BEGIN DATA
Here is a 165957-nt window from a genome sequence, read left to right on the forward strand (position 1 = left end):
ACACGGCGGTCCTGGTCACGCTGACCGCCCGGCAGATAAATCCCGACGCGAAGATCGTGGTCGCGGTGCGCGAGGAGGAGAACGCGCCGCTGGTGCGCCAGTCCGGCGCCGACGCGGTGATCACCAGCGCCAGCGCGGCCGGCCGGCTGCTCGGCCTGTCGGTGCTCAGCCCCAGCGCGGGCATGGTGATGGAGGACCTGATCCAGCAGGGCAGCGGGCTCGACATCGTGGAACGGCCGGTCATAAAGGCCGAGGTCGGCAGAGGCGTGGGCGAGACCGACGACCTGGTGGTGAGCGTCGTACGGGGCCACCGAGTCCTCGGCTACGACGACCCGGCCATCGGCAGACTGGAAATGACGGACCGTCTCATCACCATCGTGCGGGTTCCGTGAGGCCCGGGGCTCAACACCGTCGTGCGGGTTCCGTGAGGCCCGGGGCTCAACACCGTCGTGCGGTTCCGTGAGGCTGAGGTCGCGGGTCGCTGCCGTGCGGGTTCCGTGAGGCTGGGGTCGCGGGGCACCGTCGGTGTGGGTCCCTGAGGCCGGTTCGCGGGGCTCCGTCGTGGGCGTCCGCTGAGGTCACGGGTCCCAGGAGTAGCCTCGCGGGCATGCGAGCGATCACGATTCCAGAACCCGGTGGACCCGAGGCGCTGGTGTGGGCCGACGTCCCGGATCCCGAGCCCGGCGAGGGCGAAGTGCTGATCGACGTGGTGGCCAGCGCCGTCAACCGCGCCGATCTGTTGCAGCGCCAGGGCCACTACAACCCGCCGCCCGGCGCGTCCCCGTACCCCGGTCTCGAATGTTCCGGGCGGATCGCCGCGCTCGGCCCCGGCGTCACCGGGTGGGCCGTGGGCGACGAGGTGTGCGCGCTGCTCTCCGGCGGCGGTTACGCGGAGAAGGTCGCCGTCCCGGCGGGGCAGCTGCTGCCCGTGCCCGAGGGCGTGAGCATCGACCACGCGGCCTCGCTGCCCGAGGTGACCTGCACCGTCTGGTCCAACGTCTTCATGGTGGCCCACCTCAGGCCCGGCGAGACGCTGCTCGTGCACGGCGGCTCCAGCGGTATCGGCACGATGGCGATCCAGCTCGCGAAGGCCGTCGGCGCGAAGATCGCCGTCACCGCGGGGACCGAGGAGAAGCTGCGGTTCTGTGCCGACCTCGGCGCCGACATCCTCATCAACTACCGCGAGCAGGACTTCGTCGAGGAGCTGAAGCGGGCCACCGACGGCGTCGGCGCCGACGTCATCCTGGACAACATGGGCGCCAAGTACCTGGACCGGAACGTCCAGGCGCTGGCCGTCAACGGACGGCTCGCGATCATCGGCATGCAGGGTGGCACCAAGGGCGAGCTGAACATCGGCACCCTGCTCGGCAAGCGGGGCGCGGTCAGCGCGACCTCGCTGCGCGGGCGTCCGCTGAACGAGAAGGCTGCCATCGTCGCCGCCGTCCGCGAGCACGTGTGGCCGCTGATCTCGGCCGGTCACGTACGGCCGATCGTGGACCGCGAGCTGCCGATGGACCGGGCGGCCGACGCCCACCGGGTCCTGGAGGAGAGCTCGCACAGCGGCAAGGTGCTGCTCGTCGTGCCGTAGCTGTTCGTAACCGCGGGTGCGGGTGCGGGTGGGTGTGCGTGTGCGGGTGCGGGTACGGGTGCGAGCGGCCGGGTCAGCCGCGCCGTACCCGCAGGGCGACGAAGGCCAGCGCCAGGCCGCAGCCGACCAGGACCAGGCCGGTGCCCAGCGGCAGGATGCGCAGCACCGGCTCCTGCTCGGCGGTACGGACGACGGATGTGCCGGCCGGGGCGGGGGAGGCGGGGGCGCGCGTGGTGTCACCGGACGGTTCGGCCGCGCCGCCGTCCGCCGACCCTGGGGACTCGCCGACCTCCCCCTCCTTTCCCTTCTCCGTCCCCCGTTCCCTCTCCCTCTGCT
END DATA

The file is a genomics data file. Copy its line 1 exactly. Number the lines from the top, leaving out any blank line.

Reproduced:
Here is a 165957-nt window from a genome sequence, read left to right on the forward strand (position 1 = left end):